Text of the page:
In short, it is an area of enormous future potential. Indeed, the phrase “future potential” is a theme for Ong as I would discover while chatting with him. However, by the time I sat down with him later in the week, I knew he wouldn’t be providing me radical answers about his ambitions or 38 Oxley Road.

During the interview, he was discreet, focused and entirely on-message. Uncharitable people would call him “boring”.

However, when he talked about education, I must admit I was surprised when he displayed a mastery of the subject – especially “lifelong education”– as well as flashes of passion and raw determination.

When asked about how the country was preparing for the age of automation, he noted: “Singapore is taking a different approach from just teaching students coding and AI (artificial intelligence) … because things are changing so fast, it’s far more important to focus on the fundamentals.

“We must inculcate students’ curiosity and joy of learning, teach them how to work in teams and to be good with people, particularly when working across cultures.”

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But he pressed on: “We have a system now to help students discover their strengths and passions – that is critical for the joy of learning. If you find yourself with a certain affinity, there should be a choice for you to pursue that path.

“Our economy is more diverse now and can offer jobs that cater to different interests. Your passions should lead to a job that can earn you a living and also be accorded societal recognition. You can already see it happening in various vocations – digital animation for example. Lucasfilm and other creative industries setting up here. They don’t necessarily look at paper qualifications, but portfolios,” he said.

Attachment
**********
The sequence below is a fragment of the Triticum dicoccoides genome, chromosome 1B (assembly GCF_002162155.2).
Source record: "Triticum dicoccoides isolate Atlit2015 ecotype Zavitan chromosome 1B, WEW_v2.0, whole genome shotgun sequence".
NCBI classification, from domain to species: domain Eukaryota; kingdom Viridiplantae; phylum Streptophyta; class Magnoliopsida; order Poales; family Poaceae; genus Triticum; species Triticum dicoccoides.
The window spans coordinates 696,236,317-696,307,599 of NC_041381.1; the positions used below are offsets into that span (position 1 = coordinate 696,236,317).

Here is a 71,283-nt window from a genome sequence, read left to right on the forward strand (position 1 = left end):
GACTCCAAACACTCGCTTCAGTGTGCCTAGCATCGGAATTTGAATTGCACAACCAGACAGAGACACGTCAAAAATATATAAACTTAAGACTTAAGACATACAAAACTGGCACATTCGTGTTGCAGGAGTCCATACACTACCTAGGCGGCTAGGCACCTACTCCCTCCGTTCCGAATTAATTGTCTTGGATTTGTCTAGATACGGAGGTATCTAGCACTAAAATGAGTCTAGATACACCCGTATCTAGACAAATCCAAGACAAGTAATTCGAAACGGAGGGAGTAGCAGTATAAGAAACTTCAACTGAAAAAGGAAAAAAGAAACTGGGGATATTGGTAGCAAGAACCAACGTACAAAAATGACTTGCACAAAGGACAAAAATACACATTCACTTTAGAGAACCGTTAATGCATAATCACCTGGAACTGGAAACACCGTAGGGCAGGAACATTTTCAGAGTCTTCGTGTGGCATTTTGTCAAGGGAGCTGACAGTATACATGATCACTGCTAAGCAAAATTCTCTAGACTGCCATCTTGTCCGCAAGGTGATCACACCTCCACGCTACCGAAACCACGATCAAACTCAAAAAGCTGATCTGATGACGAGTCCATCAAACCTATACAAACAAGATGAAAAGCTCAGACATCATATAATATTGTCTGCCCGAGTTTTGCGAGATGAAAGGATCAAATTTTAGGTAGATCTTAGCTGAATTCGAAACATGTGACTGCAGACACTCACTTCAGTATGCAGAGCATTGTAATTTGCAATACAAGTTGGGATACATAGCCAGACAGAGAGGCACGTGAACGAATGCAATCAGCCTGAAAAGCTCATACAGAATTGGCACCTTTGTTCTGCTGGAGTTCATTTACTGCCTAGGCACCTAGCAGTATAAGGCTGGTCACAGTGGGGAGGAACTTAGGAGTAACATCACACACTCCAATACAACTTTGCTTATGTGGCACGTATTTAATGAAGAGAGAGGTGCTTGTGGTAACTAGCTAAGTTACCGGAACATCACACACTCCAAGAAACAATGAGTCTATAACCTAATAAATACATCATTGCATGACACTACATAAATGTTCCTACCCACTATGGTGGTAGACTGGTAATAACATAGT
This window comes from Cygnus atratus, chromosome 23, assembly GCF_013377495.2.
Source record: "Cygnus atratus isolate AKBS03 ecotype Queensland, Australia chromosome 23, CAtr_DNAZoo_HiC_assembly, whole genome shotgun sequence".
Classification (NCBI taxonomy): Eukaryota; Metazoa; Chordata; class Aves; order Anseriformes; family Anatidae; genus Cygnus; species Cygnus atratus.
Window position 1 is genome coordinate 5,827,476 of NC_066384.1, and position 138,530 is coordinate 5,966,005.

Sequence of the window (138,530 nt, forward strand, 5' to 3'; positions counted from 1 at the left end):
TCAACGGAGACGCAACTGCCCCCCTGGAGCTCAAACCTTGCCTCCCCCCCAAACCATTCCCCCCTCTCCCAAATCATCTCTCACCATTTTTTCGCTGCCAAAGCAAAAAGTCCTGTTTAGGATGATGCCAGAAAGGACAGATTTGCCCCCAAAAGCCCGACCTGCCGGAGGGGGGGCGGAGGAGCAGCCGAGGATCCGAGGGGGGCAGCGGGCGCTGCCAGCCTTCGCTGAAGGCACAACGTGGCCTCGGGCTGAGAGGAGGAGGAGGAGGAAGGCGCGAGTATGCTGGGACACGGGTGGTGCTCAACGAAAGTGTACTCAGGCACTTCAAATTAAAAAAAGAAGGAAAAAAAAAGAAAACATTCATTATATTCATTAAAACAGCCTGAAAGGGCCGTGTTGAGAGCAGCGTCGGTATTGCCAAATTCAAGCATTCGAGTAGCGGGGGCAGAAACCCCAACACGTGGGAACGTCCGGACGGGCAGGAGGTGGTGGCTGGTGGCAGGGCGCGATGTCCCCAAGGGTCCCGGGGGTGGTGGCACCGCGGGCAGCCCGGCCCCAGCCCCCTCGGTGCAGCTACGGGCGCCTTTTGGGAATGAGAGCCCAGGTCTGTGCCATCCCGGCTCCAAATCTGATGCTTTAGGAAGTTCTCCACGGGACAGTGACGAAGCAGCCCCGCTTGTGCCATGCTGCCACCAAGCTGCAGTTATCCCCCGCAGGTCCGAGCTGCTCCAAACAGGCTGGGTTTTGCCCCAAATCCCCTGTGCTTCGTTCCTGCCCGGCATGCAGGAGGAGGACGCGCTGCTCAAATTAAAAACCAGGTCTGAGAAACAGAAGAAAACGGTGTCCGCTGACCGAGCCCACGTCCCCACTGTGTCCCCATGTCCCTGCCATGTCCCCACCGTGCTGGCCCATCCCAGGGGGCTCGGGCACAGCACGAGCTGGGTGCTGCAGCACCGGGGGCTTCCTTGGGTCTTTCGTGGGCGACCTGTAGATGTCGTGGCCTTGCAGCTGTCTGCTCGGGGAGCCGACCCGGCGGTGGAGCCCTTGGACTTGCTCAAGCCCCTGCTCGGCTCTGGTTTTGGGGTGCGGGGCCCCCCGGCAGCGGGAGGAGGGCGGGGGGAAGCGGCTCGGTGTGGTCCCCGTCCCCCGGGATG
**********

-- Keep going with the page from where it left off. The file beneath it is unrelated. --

“Schools and institutions must shift away from their traditional role of dissemination of knowledge to providing experiences and imparting skills. So, there’s now a lot more focus on experiential learning, internships, community projects and overseas exposure. The main challenge is changing the mindsets of students and parents. I am fairly confident this will happen over a generation.”

The idea of a people-centred Singapore – whether in terms of education or governance – is frankly counter-intuitive and quite extraordinary.

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Certainly, the city state, recognising the shifts in future economic activity, is ramping up investment in education, spending 12.9 billion Singaporean dollars (HK$73.5 billion), or 17 per cent of the total budget, on it this year, a 100 per cent increase from 2005.

But more importantly, the increase is apparently being matched by a near total re-engineering of the terms of that education.

This will have a dramatic impact on the future of politics and society in Singapore.

Indeed, implementing such a sea change will be a formidable challenge. But Ong proved himself up to the task when he launched a groundbreaking workforce skills qualification system as the chief of the Workforce Development Agency back from 2005 to 2008.

He also has insights into how language, culture and politics influence one another.

“It’s important not only to be proficient in a language but also master its thinking patterns. Mandarin is holistic and historical. English is logical and analytical. I believe learning different languages enhances the power of the mind,” he said.

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Ong is neither a rebel nor a maverick, but may be well-suited to navigate Singapore through these next decades that are likely to be dominated by China.

But his highly unusual personal history, the fact that he’s lost an election and learnt from the experience, plus the passion with which he has embraced educational reform, reveals a man resolutely focused on future potential – that phrase again.

Only time will tell whether Ong is truly premiership material.

But to my mind, in the Age of Contestation, leadership will often gravitate to those who look to the future and are determined to build accordingly.